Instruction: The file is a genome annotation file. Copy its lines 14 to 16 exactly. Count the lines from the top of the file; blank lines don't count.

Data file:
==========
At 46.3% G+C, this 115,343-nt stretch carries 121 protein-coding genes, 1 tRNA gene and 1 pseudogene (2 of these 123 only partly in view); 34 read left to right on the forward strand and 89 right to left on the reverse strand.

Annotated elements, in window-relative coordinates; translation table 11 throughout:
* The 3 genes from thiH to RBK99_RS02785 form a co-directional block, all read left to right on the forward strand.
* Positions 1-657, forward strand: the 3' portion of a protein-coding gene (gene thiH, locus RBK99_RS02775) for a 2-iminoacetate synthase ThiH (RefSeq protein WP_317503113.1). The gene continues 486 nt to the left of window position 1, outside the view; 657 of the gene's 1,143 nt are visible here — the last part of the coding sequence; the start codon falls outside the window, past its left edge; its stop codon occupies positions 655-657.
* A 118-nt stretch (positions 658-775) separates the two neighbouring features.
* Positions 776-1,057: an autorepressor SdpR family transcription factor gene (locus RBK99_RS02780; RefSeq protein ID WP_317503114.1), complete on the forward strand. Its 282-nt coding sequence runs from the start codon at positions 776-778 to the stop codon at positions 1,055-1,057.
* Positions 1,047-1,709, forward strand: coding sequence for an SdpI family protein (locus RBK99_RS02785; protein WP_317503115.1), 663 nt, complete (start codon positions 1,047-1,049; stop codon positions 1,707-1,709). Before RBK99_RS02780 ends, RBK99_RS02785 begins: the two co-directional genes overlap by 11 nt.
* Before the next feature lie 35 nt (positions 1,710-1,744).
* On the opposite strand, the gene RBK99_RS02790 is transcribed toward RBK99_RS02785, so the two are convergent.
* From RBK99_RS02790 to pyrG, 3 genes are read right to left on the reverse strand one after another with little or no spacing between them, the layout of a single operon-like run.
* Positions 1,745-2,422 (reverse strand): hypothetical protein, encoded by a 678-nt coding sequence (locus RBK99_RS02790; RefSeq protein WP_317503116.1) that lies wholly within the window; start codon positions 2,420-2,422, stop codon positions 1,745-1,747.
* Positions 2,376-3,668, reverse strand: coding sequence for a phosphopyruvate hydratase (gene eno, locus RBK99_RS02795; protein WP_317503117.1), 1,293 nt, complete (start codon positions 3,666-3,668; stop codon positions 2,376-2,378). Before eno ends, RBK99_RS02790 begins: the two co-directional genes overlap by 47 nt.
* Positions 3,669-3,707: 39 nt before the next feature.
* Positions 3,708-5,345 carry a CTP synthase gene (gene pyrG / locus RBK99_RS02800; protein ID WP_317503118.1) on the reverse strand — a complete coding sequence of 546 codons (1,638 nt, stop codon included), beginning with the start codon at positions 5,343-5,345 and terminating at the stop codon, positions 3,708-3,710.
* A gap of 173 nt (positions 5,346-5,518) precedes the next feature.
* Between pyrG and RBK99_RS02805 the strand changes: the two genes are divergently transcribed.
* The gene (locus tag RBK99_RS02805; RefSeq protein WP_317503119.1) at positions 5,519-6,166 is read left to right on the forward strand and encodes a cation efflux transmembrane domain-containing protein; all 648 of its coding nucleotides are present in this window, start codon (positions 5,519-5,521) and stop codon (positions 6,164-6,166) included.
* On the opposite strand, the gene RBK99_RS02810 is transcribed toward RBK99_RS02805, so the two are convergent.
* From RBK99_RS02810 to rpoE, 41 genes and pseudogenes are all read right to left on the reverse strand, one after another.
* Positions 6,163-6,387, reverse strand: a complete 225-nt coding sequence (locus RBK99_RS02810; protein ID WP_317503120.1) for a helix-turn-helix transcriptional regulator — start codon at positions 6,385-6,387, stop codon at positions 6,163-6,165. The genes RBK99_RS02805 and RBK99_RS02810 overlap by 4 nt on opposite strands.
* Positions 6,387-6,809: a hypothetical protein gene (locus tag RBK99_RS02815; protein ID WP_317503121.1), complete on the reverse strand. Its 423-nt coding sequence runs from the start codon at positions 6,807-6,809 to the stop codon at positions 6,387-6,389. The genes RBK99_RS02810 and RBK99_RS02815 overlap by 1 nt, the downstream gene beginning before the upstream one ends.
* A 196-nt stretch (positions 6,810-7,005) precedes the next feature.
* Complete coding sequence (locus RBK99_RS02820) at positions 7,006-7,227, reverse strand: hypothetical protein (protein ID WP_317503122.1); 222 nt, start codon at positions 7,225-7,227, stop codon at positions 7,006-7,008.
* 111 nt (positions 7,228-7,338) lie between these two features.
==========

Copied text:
* Positions 3,708-5,345 carry a CTP synthase gene (gene pyrG / locus RBK99_RS02800; protein ID WP_317503118.1) on the reverse strand — a complete coding sequence of 546 codons (1,638 nt, stop codon included), beginning with the start codon at positions 5,343-5,345 and terminating at the stop codon, positions 3,708-3,710.
* A gap of 173 nt (positions 5,346-5,518) precedes the next feature.
* Between pyrG and RBK99_RS02805 the strand changes: the two genes are divergently transcribed.